The polio, mmr, dpt, and other generations old vaccines are safe and effective. This new swine flu one may be dangerous, we will just have to wait and see.

  20. SamC

    Here’s a London based Australian musician/comedian talking about alt-med.
    It’s pretty funny.
    WARNING: Strong language

    http://www.youtube.com/watch?v=ujUQn0HhGEk

  21. Stone Age Scientist

    Warning: The following content has not been appoved! 通知:以下內容未收到批准

    But of course. Hahahahaha!!

  22. Lawrence

    Wow – and I thought some of our drive-by anti-vax’ers were nutjobs.

  23. Bob

    As the parent of two autistic children, I was very happy when someone with clout and the ability to get a message out founded Autism Speaks. But I can’t have anything to do with them, unfortunately, because of this stupid anti-vax viewpoint.

    They went from potentially helpful, to harmful that fast.

  24. I need some help, please, oh fabulous BA commenters!

    I’m an English teacher with an interest in science, although I have no actual science CREDENTIALS. At a workshop this past summer, I met a very nice woman who was a labor and delivery nurse instructor (so she taught other people to be labor and delivery nurses and was also one herself).

    The only problem I had with this person that she was an antivaxxer, which just burned my butt, but since we weren’t there to discuss those issues and I didn’t ever talk to her outside of class, I kept my comments to myself, not wanting to derail excellent discussions about teaching writing.

    During a five-minute break, I overheard her talking to some of the other participants about childhood vaccinations, and I was appalled to discover that she was an antivaxxer. She expressed her opinions to the others with energy and conviction, and I could see that she had changed or informed their opinions, as I later heard comments like, “I’m agreeing with her; she’s a nurse, so she MUST know what she’s talking about.”

    As an English teacher, I had no rebuttal for this argument from authority, and would like to have something intelligent to say the next time I encounter such silliness – any advice?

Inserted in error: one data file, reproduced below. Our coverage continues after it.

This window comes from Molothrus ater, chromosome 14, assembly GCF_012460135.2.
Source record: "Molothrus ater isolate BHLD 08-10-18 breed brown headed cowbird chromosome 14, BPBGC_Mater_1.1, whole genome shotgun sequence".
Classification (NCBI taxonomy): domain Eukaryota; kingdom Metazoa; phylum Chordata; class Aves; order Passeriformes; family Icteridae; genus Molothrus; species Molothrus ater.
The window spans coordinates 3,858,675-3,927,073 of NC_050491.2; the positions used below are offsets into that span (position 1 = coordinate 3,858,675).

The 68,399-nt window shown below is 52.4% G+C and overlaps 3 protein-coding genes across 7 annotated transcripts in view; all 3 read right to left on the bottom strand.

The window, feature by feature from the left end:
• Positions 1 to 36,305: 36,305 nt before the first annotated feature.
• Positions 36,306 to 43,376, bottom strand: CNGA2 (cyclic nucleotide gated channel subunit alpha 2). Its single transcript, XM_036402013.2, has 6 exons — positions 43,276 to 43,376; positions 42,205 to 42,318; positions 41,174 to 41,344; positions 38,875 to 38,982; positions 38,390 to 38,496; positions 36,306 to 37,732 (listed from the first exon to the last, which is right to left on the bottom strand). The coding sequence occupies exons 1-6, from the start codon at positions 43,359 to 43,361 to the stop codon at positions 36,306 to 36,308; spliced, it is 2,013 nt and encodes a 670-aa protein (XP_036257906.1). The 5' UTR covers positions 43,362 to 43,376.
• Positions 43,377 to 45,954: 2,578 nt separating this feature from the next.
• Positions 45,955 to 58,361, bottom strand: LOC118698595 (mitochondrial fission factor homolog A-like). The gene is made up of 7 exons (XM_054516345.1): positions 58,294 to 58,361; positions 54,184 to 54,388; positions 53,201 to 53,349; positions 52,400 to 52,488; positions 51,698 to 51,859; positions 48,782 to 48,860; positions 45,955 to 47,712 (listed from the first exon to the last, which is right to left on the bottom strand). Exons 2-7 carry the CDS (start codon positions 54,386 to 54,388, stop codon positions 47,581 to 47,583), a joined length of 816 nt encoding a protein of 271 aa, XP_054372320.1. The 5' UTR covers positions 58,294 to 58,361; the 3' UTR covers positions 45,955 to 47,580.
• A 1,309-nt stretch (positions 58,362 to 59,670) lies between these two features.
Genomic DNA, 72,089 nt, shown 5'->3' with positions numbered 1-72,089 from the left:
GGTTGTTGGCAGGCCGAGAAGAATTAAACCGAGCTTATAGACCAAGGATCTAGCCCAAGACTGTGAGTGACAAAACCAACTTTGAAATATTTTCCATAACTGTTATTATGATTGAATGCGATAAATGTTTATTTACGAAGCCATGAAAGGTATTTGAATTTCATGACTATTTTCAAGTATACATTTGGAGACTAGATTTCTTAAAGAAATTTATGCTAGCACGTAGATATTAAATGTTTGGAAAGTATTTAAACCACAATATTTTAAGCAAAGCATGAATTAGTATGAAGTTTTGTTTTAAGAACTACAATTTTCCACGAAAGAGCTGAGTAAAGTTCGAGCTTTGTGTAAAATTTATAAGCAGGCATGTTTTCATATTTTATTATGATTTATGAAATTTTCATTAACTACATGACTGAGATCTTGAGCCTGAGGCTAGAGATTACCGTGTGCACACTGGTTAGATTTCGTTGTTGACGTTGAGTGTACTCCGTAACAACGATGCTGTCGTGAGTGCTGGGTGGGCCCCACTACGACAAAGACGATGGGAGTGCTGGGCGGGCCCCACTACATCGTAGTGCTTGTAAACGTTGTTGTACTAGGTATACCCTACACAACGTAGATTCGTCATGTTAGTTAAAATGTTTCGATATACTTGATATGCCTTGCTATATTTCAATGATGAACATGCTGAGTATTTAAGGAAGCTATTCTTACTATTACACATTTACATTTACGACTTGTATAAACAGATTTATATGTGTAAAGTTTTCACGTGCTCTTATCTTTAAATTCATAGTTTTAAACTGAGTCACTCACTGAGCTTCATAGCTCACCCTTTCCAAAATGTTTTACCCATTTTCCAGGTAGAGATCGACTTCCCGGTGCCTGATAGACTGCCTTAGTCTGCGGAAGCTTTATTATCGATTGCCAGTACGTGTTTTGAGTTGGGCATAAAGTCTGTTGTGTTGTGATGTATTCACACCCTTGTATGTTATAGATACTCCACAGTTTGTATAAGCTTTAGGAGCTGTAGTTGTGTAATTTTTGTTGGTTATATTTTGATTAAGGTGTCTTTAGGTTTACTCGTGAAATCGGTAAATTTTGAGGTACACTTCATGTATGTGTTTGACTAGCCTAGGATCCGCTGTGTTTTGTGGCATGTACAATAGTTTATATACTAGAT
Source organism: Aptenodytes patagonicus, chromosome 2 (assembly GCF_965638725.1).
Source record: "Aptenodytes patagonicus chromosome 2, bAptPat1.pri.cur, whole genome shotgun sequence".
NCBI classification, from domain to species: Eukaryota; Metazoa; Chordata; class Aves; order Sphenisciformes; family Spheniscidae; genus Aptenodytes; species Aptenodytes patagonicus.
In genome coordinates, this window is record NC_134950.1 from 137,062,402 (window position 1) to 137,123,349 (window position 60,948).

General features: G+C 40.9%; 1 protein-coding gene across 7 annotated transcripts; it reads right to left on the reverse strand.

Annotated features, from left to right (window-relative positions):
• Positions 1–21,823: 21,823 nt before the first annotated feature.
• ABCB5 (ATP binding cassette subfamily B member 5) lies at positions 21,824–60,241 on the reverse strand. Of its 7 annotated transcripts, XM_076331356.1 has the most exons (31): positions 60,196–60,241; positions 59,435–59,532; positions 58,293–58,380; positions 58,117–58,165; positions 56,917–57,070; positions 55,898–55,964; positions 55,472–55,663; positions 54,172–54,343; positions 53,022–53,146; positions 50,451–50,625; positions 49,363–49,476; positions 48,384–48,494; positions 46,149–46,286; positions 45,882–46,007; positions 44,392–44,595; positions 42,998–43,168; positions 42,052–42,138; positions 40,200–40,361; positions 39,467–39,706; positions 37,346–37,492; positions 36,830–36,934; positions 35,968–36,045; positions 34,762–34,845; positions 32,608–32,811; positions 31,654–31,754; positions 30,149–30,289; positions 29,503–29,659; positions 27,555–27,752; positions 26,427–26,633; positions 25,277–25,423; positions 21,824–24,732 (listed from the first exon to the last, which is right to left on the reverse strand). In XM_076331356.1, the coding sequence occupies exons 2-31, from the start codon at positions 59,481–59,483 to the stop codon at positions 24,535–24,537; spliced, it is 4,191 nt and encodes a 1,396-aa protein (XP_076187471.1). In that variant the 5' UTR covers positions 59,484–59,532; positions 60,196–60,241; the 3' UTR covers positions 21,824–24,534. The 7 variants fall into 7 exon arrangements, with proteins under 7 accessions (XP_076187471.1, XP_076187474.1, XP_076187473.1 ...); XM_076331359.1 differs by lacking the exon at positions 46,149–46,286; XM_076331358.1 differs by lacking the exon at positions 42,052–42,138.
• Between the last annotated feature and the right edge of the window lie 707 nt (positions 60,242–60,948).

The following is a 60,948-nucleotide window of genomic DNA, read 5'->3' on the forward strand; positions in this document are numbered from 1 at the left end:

25. @CelticGoddess1326,

    There are several ways to deal with an antivaxxer in a crowd. Arm yourself with solid, factual information. Todd W. (one of the regulars here) has a website that is a great place to start: antiantivax.flurf.net (or click my name for the link.)

    Secondly, prepare yourself for the ugly truth that some people cannot be persuaded by calm, logical discussion. They think the louder they are, the more right they are. If you can maintain your composure, you will come across as the more intellectual one, and you will more likely get those who are undecided to listen.

    Ask for specific details, and continue to ask if they try to avoid the question or change to another topic. Ask for real clinical studies or articles from a peer-reviewed journal that back up the person’s claims. You will find that most of the anti-vax crowd rely heavily on anecdotal stories instead of actual physical evidence.

    And don’t let a person’s job or position have any bearing whatsoever on their claims. Make them back it up with fact.

    You say you are an English teacher. If you were to tell me the proper parts of speech in this sentence, should I believe you just because you’re a teacher? Or rather, should I believe you because you have facts to back it up? My BS detectors went off the minute you said she was a labor and delivery nurse. What does childbirth have to do with clinical testing of vaccines? Has she performed medical studies on the polio vaccine, or measles, or small pox? Is she stating information she learned in medical school, or did she participate in one of the hundreds of studies you can find on the CDC’s website regarding vaccine safety and efficacy?

    More than likely, she is well practiced in preaching her personal beliefs to those who are most likely to agree with her, and has rarely been challenged to provide actual proof of her claims. The more people she tells, and the more they agree with her, the more right she believes she is. What scares the bejeebus out of me, is that in her position, she could be teaching others to teach others that vaccines are more harmful to children that NOT vaccinating them.